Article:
This is no problem for rideOS, because we enable partners to upload any map data into our system. As long as it represents the geometry and connectivity of paths and intersections within a global coordinate system, all of our services can operate fully on the network it defines. We also support customization of routing parameters, like setting a fixed walking speed for ETAs. With a bit more work, we could even leverage the elevation awareness recently introduced for roads.
Sidewalk delivery robots are a similar use case. Because most robots have certain operational limitations, it may be useful to apply routing constraints to the sidewalk network. This is also fully supported by rideOS, since our constraints are defined in global coordinates that are not specific to the road network. No matter the network, you can dynamically update constraints to limit operations within that network at any time.
As of this writing, sidewalk applications do require that the partner supply their own sidewalk map data. However, it is on our roadmap at rideOS to support the sidewalk network out-of-the-box, just like we do the road network. Please reach out if you would like to know the status of that effort.
Mobile Warehouse Robots
Now let’s move to an indoor application at a smaller scale. Autonomous mobile robots (AMRs) are becoming a significant component of global warehouse operations. These robots can carry inventory throughout a warehouse, relieving the human work force of the physical burden, freeing them up to handle less automatable tasks.
Imagine that an online order has been received and an item must be moved from its storage shelf to a packing area for shipment. A mobile robot may be able to complete this task by driving to pickup at the shelf and dropoff at the packing area. Sound familiar? This is just a smaller-scale, indoor version of goods delivery like the meal delivery case above. Instead of a fleet of automobiles, we have a fleet of robots. Instead of delivering meals, they are delivering warehouse inventory. Instead of operating on the public road network, they are operating on a private warehouse corridor network.
Just like the sidewalk map above, a map of warehouse corridors can be defined using paths and intersections defined in global coordinates. These are the paths that human warehouse workers and mobile robots would use to navigate the warehouse shelves and stations. By uploading this map to rideOS, the challenges of optimizing a fleet of robots in a large and active warehouse can be handled easily. This could even be used to optimize assignments for human workers who move inventory around in fast and complex warehouse environments. They would just need a rideOS-interfaced app that can let them know where to go next.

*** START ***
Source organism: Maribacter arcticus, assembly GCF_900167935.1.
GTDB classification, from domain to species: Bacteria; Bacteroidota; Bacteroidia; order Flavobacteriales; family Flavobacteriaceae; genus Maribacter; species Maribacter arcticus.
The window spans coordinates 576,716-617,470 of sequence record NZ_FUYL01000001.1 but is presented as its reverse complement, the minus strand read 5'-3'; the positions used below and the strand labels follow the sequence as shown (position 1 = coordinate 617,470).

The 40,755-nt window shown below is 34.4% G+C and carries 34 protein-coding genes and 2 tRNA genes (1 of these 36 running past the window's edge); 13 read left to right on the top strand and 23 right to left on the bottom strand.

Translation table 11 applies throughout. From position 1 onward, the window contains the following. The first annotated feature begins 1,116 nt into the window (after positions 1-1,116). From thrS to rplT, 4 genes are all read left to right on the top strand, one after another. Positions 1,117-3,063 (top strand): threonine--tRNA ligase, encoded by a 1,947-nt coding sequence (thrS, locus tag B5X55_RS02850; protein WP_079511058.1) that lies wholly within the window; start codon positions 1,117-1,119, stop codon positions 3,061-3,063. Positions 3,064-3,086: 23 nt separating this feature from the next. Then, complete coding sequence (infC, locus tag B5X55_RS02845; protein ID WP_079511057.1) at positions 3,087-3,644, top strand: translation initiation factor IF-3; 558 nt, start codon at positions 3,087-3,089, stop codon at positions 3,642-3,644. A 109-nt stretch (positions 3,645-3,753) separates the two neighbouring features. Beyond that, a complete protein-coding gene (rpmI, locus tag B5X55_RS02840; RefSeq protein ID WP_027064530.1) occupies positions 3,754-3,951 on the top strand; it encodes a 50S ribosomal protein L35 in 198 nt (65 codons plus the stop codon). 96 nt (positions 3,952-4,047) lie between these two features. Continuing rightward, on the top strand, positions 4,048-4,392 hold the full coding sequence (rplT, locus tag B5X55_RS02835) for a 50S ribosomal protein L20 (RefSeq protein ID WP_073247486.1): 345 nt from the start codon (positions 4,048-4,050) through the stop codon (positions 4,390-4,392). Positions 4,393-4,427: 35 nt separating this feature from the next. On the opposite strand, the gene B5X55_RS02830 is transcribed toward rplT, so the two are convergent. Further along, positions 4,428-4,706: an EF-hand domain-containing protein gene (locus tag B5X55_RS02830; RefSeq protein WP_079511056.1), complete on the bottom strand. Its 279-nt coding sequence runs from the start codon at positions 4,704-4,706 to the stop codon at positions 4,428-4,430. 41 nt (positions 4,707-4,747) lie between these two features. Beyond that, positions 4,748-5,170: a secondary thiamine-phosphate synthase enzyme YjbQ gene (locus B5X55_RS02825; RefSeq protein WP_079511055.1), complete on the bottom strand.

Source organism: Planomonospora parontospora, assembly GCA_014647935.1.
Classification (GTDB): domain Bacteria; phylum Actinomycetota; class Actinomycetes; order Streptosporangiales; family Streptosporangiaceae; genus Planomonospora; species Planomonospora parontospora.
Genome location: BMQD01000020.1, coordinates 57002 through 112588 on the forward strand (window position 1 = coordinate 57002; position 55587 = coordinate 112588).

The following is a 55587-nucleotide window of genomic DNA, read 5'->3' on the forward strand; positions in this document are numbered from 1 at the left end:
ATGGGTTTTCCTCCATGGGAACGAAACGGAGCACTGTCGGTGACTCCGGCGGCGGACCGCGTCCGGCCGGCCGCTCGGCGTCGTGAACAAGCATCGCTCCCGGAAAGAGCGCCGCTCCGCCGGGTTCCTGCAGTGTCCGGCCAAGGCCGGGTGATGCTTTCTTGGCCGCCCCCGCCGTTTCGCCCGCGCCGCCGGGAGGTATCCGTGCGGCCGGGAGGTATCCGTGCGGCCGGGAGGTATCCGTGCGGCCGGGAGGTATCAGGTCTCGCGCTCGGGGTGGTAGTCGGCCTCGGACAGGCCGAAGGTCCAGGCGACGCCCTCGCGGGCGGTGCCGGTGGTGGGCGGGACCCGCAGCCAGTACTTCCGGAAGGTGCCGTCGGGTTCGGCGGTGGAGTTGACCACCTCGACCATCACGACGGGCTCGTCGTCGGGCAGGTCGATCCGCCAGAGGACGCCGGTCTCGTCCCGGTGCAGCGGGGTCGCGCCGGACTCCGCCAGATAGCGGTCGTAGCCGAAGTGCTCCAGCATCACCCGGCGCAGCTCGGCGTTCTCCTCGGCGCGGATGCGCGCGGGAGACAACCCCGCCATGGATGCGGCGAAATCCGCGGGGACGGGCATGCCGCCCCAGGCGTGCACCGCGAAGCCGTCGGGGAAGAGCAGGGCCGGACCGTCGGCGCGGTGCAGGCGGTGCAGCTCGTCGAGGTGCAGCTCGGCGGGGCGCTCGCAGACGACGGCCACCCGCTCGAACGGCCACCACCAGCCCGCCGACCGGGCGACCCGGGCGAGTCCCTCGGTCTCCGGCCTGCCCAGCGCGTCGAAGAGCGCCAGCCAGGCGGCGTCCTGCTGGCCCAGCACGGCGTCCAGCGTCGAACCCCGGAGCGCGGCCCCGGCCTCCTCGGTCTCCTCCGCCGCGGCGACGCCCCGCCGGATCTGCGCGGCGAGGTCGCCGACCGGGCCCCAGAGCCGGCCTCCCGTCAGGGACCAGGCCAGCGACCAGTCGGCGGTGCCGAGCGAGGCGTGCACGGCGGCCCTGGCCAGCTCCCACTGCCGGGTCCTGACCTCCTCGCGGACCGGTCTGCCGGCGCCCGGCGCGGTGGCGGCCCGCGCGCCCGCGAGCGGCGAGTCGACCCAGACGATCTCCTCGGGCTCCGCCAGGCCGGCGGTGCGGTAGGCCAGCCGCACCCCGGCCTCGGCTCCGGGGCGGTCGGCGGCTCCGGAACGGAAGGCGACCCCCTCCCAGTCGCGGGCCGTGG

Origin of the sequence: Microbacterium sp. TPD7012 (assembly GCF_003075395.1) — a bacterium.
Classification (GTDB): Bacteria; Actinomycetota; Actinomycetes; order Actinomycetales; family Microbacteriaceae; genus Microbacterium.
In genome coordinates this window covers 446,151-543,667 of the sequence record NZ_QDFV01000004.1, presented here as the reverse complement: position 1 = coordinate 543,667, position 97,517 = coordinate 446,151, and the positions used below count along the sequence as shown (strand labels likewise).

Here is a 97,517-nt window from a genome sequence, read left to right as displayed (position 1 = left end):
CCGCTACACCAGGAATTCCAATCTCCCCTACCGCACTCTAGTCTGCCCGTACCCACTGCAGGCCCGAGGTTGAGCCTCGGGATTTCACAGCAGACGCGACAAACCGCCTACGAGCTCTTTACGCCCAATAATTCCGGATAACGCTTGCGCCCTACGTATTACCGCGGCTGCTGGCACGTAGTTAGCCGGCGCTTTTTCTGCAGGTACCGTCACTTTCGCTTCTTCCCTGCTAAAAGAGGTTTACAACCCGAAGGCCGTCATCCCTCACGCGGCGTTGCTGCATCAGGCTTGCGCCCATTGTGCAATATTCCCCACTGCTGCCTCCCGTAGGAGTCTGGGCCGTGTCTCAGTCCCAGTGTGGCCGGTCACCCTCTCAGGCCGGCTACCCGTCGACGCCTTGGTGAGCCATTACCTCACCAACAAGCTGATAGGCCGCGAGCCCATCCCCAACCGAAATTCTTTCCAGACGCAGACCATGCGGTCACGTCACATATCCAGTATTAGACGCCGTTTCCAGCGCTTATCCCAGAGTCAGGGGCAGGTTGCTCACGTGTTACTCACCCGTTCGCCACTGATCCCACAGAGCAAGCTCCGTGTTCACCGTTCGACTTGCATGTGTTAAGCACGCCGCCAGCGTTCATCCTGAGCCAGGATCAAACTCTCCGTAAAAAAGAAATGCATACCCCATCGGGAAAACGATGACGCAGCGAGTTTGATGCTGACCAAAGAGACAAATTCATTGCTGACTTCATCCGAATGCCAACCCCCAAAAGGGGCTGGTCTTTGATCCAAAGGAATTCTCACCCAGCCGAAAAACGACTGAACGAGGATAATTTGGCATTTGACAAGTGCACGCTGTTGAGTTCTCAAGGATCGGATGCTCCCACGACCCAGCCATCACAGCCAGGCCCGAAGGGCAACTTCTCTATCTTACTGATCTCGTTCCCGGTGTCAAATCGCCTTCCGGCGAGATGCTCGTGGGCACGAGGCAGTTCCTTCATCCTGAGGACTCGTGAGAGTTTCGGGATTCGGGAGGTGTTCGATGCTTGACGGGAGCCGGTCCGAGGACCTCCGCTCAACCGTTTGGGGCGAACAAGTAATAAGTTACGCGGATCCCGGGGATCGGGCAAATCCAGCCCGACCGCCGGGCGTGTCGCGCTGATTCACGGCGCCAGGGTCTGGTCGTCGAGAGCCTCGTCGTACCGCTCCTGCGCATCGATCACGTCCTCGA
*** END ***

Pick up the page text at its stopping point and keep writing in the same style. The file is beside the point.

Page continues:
Finally, just like every other application, routing constraints can be applied dynamically to the corridor network. Perhaps a shelving unit is being replaced, taking up an entire aisle. The user can define constraints which prevent travel in just that specific aisle. Those constraints can quickly propagate to the entire fleet of robots, adjusting plans on the fly.
Underground Mobility Pods
What about the future of mobility that is still being dreamed up? Industry innovators are actively exploring new mobility solutions, including technologies that utilize the urban skies or the spaces deep underground. No matter how novel, any futuristic transit option built on a connected network can be optimized by rideOS products. Underground mobility pods are just as viable a use case as a taxi fleet or a warehouse.
In this case, the network would be a series of tunnels instead of surface roads. Operating on that network would be a fleet of high-speed autonomous mobility pods which pickup and dropoff passengers at underground stations connected to popular spots on the surface.
It should be clear by now that by ingesting a map of the tunnel network, rideOS can provide all of the same optimizations discussed above and route within the tunnel network with dynamic constraints. If any special optimization parameters or new configurable routing settings were needed, our team at rideOS would be happy to explore those options with the relevant partners. The new settings may end up proving useful for a variety of other use cases as well!
Continuing to Expand Our Horizons
No one knows for sure what the future will hold for mobility, but rideOS will continue to innovate and provide technology to support the needs of emerging mobility solutions. If you have a unique use case that might fit within the broad concepts described above, please get in touch with us to find out how we could help you improve the efficiency of your operations.